That finding coincided with the church’s yard sale, so volunteers culled all the college logo T-shirts from the donations and gave them to the middle school. “It just started the conversation,” Calafat said.

At the same time, the parish was hosting another kind of dialogue, sponsored by Living Room Conversations, which helps people who disagree find ways to work together and respect each other. This past July, the monthly gathering at St. Luke’s discussed refugee families and the Trump administration’s zero-tolerance immigration policy. Eight “brave women” were present, Calafat said, and they decided that, while they knew little about refugees, they knew there were immigrants in their neighborhood. The women wanted to find a way to tell their neighbors that St. Luke’s “was not on the bandwagon” with the administration’s policies.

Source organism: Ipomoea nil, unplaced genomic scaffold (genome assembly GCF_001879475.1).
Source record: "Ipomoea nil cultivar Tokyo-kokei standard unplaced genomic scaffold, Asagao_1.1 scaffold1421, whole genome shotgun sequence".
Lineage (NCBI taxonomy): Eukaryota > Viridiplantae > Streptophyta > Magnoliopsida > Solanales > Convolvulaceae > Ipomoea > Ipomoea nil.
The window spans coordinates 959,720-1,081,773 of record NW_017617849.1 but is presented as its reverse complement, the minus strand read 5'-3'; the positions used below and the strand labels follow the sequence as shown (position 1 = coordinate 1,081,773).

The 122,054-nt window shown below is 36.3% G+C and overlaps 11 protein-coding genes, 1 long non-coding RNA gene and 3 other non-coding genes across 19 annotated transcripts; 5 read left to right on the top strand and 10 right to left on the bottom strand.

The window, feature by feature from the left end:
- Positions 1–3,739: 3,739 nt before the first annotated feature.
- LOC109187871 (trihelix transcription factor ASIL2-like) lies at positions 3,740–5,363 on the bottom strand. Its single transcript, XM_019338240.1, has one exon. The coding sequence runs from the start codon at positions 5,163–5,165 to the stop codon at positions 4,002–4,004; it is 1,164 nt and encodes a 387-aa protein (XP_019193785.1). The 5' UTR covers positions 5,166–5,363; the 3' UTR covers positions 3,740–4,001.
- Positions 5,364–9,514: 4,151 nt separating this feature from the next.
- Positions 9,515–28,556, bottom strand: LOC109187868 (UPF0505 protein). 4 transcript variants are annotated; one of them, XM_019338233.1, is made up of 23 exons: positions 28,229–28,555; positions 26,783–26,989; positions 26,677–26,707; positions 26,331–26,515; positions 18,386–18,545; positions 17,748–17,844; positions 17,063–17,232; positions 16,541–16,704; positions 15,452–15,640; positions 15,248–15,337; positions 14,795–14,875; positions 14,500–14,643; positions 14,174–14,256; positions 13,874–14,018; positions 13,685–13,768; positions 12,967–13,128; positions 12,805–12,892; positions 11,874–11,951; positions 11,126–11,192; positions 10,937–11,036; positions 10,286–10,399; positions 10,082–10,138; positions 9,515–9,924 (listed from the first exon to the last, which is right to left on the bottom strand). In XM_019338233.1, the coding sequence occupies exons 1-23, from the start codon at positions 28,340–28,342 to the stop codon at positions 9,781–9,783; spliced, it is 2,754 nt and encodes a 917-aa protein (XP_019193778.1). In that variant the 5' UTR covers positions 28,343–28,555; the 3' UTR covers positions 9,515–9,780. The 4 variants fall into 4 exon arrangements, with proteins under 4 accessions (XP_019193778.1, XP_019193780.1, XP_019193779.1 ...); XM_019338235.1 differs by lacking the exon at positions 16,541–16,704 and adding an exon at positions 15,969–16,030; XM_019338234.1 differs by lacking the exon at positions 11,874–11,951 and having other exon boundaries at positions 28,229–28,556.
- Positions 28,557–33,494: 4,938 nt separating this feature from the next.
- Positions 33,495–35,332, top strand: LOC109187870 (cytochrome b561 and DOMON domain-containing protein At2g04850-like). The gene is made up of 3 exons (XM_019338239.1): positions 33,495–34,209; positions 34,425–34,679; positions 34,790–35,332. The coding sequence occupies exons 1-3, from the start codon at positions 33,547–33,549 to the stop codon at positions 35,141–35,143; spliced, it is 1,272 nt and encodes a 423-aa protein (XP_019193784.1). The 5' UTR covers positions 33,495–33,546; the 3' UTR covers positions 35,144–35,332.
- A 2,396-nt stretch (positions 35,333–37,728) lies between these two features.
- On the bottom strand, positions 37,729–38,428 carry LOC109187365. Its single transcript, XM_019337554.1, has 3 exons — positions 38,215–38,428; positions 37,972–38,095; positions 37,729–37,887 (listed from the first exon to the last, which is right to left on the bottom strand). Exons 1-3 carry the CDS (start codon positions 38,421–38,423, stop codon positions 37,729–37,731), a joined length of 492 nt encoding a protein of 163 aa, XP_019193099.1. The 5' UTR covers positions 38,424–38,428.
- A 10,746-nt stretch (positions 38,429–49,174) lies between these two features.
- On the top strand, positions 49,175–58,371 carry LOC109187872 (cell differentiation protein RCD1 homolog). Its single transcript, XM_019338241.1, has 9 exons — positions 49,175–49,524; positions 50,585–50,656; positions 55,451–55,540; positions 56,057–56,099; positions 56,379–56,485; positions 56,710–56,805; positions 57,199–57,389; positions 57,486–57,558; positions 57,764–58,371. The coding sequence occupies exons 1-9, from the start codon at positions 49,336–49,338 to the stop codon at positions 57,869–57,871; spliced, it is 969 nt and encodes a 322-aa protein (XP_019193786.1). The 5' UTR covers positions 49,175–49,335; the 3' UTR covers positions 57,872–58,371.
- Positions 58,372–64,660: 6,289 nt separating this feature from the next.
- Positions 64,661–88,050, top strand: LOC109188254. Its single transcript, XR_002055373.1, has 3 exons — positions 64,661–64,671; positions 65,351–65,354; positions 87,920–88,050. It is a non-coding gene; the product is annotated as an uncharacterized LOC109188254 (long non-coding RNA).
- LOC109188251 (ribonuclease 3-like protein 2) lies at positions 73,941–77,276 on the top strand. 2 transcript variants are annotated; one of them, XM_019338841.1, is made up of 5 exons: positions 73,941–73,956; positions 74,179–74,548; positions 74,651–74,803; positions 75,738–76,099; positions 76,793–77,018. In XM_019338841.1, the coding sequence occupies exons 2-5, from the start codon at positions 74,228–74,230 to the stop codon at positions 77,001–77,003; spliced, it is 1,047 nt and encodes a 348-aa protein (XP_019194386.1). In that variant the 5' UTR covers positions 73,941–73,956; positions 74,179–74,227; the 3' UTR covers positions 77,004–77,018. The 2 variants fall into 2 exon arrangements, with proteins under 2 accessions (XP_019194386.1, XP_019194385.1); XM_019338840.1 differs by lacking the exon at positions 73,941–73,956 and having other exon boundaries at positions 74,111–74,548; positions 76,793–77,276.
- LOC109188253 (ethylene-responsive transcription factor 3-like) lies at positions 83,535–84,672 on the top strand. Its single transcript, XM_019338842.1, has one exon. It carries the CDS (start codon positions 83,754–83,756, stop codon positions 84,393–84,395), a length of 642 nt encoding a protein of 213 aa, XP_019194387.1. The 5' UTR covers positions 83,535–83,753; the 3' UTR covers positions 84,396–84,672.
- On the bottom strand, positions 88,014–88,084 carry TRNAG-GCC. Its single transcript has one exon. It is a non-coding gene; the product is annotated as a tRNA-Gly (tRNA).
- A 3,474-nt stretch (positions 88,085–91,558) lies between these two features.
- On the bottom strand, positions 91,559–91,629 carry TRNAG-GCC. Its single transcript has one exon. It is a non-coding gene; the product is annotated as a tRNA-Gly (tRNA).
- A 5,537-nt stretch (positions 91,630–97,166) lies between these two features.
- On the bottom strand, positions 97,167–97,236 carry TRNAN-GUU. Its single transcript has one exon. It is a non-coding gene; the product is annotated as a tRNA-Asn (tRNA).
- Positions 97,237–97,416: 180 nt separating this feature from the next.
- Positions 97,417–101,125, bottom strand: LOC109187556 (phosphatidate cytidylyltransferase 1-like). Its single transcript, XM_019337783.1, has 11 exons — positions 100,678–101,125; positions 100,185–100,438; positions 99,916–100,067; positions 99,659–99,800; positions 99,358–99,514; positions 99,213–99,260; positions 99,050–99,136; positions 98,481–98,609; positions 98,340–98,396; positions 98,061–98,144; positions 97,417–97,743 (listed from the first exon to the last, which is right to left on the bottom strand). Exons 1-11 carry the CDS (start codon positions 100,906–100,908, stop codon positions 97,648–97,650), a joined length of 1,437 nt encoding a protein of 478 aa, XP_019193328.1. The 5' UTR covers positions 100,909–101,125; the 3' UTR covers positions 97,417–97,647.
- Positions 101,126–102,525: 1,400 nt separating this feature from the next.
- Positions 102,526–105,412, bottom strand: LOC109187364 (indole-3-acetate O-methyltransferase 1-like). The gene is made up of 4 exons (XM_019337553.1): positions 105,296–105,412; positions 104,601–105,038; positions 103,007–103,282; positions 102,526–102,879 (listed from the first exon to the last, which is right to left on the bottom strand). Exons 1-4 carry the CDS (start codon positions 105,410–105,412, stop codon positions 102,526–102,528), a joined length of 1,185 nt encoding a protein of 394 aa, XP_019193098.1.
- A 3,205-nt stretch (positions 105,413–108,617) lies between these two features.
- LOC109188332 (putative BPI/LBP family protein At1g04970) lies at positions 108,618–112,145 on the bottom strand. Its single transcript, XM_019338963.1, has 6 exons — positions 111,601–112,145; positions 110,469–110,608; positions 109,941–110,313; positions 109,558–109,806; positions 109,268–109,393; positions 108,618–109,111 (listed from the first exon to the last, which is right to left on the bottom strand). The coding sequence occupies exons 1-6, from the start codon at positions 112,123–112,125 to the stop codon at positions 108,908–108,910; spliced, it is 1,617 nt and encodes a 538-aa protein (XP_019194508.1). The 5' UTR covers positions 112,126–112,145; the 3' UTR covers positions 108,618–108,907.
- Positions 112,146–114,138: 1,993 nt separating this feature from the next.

Three of the women got together to talk more, but “we realized we didn’t even know what the neighborhood needs,” Calafat said. “We can’t plan some big program because what if it’s not needed? So, we just honed it down to let’s stand on the corner and get to know the neighbors, give them a cup of coffee and just visit.”

St. Luke’s has a strategic corner in the neighborhood. The area elementary school is across from the front of the church and the middle school is just down the side street. That side street is also where high school students wait, sometimes in their parents’ vehicles, sometimes on the sidewalk, for buses to take them to various buildings elsewhere in Fort Worth, including the district World Language Institute. The vestry is considering building a bus shelter for those high school students.

As the Fridays went by, the volunteers learned a lot. For instance, an early thought about offering English-as-a-second-language classes became a reality, but in reverse. The St. Luke’s women began asking the Spanish-speaking parents the Spanish names of some of the food they were handing out, such as bananas and oranges. The parents would quiz the volunteers in subsequent weeks to see if they remembered their translations.